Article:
Ireland. But since the country made reforms
such as relaxing union regulations and lowering taxes per capita production is now 20 per
cent higher than Canada's and unemployment
is now virtually non-existent he said.
Several members of the audience debated
the Fraser Institute representative's argument,
questioning the quality of employment offered
to Irish workers, saying that the country only
became so productive because it undercut the
rest of Europe in terms of corporate taxes and
labour standards.
About 40 people attended the debate, many
of whom identified themselves as low-income
earners and anti-poverty activists. The crowd
often booed and shouted comments of outrage
and incredulity.
"There has never been more opportunity in
our society than there is right now," McMahon
said. "Anyone who tells you to be defeatist to
give up, that society has failed you, is doing you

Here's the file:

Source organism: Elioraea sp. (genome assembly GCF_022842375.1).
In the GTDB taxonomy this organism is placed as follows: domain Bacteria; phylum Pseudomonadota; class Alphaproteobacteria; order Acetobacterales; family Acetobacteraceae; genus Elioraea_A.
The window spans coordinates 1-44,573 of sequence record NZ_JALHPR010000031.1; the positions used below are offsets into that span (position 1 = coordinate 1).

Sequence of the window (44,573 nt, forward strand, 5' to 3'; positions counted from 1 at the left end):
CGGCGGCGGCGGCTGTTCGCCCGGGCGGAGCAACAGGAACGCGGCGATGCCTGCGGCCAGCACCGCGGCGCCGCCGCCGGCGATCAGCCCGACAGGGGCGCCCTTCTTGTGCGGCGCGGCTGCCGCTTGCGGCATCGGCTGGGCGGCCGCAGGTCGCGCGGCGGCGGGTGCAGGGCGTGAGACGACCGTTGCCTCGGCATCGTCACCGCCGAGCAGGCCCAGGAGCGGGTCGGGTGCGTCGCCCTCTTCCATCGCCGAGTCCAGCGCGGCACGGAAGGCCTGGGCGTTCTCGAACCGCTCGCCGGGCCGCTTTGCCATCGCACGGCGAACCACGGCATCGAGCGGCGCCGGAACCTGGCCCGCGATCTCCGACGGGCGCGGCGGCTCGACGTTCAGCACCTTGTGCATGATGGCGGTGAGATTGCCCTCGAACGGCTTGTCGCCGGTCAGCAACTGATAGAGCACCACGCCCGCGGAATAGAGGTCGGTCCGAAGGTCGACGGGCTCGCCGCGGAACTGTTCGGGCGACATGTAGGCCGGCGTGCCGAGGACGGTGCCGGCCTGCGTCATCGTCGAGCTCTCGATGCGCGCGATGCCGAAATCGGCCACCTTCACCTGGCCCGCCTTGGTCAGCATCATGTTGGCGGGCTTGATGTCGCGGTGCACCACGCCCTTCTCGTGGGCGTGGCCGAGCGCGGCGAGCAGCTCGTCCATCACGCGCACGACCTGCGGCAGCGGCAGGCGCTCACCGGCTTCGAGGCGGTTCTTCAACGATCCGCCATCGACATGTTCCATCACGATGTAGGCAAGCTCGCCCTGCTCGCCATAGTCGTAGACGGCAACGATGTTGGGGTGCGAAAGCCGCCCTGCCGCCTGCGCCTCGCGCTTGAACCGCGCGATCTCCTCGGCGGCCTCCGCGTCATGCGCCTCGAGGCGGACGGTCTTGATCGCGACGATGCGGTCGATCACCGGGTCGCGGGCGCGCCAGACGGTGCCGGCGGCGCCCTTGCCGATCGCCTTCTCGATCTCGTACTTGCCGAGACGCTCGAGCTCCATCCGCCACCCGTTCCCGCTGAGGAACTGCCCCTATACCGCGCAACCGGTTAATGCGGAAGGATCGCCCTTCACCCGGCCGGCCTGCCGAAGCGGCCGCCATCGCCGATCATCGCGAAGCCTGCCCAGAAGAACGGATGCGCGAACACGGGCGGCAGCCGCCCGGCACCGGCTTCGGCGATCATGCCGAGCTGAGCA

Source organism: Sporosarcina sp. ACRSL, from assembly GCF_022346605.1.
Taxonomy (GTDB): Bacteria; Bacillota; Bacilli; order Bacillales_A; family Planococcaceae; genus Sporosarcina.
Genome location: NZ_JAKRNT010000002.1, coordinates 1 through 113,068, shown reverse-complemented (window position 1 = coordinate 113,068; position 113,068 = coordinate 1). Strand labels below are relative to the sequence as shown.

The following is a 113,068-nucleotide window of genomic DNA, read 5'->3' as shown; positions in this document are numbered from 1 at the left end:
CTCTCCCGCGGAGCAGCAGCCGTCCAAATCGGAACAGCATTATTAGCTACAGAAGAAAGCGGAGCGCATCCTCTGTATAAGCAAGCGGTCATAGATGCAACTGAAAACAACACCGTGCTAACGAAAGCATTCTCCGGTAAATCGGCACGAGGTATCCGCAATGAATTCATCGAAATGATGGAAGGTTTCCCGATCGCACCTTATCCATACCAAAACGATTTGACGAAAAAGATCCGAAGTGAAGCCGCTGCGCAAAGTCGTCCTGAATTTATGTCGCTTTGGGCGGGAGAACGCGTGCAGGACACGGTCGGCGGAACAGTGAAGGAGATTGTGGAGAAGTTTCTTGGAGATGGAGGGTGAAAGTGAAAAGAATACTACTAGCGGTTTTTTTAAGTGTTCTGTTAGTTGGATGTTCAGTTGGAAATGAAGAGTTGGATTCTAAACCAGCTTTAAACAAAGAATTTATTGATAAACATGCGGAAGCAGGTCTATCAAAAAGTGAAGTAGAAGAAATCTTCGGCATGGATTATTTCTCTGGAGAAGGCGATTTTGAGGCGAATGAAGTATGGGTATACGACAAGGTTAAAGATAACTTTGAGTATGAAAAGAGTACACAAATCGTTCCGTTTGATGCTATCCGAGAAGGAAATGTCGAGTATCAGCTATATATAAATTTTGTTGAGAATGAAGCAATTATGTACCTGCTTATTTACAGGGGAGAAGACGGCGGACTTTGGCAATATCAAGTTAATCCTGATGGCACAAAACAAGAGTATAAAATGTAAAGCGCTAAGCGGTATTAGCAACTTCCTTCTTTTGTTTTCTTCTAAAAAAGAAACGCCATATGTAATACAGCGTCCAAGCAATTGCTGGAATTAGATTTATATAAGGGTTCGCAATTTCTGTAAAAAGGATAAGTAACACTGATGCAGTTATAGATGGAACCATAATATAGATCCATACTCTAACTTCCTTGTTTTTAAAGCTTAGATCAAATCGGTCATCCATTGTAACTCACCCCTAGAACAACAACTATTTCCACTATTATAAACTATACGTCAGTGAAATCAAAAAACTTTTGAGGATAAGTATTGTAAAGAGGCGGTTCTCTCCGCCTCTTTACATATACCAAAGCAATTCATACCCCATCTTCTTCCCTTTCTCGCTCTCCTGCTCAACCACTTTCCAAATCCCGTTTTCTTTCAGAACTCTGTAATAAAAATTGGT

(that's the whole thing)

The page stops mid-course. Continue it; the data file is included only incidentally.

the worst disservice in the world." This comment received several rowdy responses. Many
present also expressed frustration with the limits of the debate.
The Humanities Storefront was opened by a
group of former students from UBC's
Humanities 101 program. Humanities 101
offers non-credit, barrier-free academic courses, similar to first-year liberal arts and social
sciences classes, to low-income people who
would not otherwise have access to post-secondary education. The Humanities Storefront
is a less formal way of accessing similar learning on a drop-in basis. ♦
Msii j n nw\   m\w mm muni in? ma im
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'••'•''•' *W«£J
4 *****
YAY BUSES! Translink board members voted to increase fares and taxes to maintain service, sarah macneill morrison photo
Bus fares on the rise again
Hopes for a student bus pass revive as Translink votes to increase fares, taxes
 by Sarah MacNeill Morrison
Hoping to preserve the Lower Mainland's
public transit system, Translink's Board of
Directors voted Friday to increase fares,
increase Lower Mainland property taxes,
and ask the provincial government to raise
the fuel tax. The decision renews hopes that